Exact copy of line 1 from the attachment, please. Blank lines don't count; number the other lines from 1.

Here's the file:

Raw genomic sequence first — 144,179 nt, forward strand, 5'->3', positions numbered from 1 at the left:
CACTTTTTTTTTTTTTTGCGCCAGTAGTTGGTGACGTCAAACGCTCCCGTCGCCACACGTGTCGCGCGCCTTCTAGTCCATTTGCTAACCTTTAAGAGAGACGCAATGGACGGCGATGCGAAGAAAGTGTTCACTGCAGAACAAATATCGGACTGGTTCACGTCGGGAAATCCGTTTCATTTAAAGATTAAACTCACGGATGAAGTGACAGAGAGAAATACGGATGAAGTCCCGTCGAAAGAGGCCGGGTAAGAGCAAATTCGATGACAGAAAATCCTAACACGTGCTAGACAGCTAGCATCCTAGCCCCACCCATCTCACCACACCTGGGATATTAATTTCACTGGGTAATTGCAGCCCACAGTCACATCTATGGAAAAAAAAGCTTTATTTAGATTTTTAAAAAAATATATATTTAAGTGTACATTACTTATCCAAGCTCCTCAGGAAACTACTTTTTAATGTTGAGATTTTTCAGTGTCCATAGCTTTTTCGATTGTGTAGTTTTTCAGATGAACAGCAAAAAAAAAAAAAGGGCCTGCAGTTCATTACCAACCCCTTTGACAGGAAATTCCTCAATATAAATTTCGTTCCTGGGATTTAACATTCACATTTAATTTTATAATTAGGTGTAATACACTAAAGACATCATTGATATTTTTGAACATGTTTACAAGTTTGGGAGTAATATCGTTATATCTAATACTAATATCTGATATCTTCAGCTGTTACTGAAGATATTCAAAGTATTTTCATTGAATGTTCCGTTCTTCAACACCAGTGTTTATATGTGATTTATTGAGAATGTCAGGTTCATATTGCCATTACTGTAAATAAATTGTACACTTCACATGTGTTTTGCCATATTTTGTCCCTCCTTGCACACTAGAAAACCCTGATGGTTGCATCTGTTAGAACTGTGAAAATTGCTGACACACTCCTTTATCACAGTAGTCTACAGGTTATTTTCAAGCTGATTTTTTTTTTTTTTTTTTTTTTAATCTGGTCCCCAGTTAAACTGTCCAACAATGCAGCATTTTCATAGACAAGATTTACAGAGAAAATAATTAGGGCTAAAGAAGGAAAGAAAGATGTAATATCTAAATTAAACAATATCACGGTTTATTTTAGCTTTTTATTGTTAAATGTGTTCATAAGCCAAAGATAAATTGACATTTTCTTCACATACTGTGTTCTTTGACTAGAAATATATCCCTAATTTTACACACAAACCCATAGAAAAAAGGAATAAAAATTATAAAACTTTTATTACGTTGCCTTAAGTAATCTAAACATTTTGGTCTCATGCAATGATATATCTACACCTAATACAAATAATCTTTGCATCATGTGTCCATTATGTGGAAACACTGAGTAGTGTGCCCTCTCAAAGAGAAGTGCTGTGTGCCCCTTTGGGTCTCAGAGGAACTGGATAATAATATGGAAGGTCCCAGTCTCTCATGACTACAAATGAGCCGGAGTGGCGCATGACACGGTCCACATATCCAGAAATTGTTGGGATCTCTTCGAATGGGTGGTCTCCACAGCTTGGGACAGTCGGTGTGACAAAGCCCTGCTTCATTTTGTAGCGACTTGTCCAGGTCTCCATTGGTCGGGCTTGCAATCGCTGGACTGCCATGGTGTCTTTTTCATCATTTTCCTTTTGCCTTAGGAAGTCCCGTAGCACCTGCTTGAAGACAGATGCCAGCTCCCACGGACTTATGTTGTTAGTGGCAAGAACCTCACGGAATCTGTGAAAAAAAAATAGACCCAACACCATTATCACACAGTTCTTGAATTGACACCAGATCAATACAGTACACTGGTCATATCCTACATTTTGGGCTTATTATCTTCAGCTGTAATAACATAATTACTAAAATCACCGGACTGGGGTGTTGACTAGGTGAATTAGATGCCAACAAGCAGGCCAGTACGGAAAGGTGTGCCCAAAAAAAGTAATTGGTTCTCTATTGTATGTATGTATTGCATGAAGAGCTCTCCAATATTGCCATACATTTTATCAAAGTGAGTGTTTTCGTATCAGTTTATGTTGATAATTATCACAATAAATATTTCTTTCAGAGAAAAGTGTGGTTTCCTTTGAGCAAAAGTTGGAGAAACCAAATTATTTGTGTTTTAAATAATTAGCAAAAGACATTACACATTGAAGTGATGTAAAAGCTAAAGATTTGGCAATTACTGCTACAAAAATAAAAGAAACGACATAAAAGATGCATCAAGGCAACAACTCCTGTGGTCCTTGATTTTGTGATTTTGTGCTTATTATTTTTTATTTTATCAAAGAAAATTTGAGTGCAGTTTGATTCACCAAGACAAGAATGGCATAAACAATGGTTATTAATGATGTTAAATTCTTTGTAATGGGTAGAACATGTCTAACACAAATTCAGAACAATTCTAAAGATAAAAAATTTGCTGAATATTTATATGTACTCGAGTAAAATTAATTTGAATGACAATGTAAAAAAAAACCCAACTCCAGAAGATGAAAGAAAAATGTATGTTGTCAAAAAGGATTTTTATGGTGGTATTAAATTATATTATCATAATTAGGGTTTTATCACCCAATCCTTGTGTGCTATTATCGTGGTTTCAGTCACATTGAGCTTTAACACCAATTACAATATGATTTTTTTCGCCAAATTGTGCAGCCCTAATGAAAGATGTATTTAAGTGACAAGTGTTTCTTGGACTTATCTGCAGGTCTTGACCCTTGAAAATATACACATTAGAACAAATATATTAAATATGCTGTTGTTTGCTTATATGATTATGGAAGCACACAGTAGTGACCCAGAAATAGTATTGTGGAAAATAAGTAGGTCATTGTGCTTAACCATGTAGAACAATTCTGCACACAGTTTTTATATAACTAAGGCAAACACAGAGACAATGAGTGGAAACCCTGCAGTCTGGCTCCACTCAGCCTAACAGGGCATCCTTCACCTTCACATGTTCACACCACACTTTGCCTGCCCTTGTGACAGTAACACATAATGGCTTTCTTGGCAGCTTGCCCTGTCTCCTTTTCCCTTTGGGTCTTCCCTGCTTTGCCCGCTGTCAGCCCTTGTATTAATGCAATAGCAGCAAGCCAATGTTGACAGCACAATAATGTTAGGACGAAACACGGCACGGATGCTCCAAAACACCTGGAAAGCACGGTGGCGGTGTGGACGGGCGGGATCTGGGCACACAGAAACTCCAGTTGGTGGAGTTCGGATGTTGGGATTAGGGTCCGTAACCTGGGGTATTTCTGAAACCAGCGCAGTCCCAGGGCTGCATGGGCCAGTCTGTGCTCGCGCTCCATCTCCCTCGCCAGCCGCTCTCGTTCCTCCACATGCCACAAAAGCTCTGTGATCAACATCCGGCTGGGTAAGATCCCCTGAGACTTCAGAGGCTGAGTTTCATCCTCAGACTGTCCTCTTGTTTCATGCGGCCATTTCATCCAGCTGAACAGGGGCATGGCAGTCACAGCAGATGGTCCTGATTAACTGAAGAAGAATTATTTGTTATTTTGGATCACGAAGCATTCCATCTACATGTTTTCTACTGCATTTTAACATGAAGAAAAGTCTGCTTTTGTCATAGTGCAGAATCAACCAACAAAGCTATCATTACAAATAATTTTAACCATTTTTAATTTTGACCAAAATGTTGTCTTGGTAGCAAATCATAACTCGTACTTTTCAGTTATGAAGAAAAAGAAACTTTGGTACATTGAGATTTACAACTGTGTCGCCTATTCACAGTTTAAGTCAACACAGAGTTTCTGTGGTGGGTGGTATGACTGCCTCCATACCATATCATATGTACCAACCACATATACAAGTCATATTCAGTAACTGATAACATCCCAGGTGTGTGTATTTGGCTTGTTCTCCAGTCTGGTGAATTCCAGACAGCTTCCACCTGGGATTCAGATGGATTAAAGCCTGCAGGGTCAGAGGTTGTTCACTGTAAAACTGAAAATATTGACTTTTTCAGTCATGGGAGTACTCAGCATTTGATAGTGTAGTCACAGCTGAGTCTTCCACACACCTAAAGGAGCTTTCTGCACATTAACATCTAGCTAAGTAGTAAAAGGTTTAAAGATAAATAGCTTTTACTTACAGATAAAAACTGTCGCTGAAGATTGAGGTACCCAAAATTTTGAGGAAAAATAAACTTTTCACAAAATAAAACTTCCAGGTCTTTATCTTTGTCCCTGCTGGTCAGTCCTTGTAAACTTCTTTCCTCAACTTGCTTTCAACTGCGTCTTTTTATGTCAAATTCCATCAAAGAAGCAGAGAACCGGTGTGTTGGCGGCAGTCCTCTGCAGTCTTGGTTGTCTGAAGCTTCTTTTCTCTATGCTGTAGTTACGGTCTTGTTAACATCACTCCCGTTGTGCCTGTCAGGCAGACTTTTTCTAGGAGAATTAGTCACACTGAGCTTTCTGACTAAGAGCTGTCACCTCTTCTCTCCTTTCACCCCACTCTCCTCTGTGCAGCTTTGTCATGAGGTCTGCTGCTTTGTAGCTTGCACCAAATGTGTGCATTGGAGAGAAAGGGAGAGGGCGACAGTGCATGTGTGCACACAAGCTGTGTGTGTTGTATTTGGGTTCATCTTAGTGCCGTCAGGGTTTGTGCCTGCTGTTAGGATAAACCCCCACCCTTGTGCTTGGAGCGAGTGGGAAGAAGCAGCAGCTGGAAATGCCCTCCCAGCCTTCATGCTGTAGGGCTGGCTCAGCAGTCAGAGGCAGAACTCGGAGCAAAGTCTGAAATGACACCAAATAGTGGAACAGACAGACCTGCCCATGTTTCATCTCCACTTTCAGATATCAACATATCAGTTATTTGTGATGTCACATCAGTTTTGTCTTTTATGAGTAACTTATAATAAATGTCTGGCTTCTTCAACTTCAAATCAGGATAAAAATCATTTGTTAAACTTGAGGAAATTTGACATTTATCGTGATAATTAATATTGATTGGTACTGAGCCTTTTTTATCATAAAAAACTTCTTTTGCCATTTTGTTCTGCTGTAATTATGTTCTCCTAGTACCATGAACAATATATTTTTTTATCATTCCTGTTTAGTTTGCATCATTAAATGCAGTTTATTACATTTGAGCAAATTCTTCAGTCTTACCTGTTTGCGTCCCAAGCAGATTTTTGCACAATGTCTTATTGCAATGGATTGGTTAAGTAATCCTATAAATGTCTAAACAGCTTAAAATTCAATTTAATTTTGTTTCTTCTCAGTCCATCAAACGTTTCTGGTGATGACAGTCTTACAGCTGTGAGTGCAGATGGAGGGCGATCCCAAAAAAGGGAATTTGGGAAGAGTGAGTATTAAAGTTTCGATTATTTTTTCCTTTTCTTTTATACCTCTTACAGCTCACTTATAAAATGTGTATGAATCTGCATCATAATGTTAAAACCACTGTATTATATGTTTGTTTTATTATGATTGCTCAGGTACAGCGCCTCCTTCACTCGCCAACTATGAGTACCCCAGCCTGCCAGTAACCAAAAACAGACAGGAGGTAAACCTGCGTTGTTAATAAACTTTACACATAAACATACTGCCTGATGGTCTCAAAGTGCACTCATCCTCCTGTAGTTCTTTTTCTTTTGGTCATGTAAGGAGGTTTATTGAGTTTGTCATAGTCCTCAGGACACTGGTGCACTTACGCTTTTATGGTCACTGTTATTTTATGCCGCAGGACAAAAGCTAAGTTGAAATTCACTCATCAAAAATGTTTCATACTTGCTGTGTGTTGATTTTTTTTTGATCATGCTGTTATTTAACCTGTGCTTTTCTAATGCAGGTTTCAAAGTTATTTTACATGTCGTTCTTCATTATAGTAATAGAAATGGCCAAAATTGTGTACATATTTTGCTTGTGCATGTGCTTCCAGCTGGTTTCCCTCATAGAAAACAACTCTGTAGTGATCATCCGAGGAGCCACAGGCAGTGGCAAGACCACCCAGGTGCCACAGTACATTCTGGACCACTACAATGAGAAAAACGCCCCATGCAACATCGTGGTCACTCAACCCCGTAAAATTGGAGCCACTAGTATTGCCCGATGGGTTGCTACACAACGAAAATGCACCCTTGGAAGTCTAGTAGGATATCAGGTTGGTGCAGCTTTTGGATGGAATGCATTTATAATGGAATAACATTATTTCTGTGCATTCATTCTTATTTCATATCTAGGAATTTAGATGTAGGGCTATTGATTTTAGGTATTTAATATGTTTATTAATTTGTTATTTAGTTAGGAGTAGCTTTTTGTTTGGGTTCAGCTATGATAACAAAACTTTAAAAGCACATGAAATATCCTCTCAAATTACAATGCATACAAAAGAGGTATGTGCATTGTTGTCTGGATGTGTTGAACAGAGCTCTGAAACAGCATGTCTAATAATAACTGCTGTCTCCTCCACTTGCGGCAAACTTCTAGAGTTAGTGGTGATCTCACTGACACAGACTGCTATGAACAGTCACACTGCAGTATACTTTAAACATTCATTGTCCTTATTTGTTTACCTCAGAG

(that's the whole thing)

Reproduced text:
Raw genomic sequence first — 144,179 nt, forward strand, 5'->3', positions numbered from 1 at the left: